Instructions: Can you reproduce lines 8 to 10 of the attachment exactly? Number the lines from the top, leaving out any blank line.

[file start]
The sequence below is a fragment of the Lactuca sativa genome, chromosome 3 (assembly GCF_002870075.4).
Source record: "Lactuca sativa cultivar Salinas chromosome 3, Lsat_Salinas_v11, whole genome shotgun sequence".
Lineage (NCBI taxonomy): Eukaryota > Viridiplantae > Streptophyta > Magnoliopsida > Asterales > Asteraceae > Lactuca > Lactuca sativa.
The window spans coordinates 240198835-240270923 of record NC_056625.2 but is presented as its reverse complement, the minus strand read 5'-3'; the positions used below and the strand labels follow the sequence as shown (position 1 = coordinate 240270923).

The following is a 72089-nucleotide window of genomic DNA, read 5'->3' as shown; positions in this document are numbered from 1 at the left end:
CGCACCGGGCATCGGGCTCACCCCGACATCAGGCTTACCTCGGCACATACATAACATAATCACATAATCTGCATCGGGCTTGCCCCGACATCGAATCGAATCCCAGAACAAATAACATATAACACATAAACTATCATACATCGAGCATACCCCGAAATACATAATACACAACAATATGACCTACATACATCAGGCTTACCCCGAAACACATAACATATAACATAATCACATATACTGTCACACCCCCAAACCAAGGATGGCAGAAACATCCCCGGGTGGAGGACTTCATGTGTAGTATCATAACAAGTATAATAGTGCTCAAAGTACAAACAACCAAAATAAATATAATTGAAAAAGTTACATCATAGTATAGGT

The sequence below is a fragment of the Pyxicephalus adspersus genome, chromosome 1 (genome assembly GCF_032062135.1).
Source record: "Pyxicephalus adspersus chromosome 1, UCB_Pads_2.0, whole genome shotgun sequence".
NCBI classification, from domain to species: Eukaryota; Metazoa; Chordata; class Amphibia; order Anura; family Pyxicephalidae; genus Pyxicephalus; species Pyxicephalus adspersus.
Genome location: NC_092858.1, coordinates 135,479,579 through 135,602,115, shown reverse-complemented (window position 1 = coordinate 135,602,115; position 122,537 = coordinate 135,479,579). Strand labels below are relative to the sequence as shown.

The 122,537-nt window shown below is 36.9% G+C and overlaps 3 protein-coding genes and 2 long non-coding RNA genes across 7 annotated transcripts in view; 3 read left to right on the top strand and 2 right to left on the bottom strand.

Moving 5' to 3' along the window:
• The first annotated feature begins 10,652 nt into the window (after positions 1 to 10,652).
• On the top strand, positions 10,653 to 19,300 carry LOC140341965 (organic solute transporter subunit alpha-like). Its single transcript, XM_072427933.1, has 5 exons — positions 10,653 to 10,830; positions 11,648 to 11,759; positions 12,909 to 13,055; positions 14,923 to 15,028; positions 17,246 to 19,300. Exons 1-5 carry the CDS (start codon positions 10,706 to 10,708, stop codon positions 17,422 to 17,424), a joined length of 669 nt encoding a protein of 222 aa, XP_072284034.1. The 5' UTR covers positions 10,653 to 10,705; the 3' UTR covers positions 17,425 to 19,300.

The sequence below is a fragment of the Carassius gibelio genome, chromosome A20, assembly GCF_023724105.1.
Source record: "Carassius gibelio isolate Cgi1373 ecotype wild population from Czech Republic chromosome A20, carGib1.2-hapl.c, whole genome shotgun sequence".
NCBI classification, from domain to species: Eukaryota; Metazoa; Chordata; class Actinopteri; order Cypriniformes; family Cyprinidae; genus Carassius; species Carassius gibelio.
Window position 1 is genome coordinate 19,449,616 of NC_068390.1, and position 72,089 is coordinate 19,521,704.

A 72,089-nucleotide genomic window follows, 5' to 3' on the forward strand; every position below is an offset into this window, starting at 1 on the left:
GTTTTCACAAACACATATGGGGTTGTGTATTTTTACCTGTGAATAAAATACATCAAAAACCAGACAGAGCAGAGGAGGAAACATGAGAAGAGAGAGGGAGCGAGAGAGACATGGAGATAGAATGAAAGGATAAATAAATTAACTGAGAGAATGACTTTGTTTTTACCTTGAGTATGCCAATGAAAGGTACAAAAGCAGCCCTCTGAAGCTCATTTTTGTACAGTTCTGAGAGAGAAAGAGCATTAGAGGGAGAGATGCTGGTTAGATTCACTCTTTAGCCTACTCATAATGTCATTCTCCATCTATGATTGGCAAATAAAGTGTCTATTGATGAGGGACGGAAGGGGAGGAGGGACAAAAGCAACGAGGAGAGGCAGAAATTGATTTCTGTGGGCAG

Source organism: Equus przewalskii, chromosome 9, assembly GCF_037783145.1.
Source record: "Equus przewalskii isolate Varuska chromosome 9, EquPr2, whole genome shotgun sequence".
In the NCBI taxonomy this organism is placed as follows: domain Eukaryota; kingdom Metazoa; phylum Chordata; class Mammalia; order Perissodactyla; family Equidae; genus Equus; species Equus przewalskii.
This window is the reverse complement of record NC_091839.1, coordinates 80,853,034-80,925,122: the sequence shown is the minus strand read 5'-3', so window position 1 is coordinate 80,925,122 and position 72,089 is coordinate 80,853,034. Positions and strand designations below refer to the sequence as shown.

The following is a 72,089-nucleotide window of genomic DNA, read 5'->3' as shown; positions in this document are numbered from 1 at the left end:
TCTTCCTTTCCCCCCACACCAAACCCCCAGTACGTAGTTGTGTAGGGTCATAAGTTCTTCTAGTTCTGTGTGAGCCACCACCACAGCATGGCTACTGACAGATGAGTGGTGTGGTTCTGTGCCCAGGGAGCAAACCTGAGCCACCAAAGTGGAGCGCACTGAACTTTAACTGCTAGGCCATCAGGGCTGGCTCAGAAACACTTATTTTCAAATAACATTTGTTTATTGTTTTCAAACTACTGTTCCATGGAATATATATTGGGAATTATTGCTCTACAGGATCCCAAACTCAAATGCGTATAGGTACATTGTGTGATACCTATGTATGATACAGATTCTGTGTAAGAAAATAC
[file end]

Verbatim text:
Source record: "Pyxicephalus adspersus chromosome 1, UCB_Pads_2.0, whole genome shotgun sequence".
NCBI classification, from domain to species: Eukaryota; Metazoa; Chordata; class Amphibia; order Anura; family Pyxicephalidae; genus Pyxicephalus; species Pyxicephalus adspersus.
Genome location: NC_092858.1, coordinates 135,479,579 through 135,602,115, shown reverse-complemented (window position 1 = coordinate 135,602,115; position 122,537 = coordinate 135,479,579). Strand labels below are relative to the sequence as shown.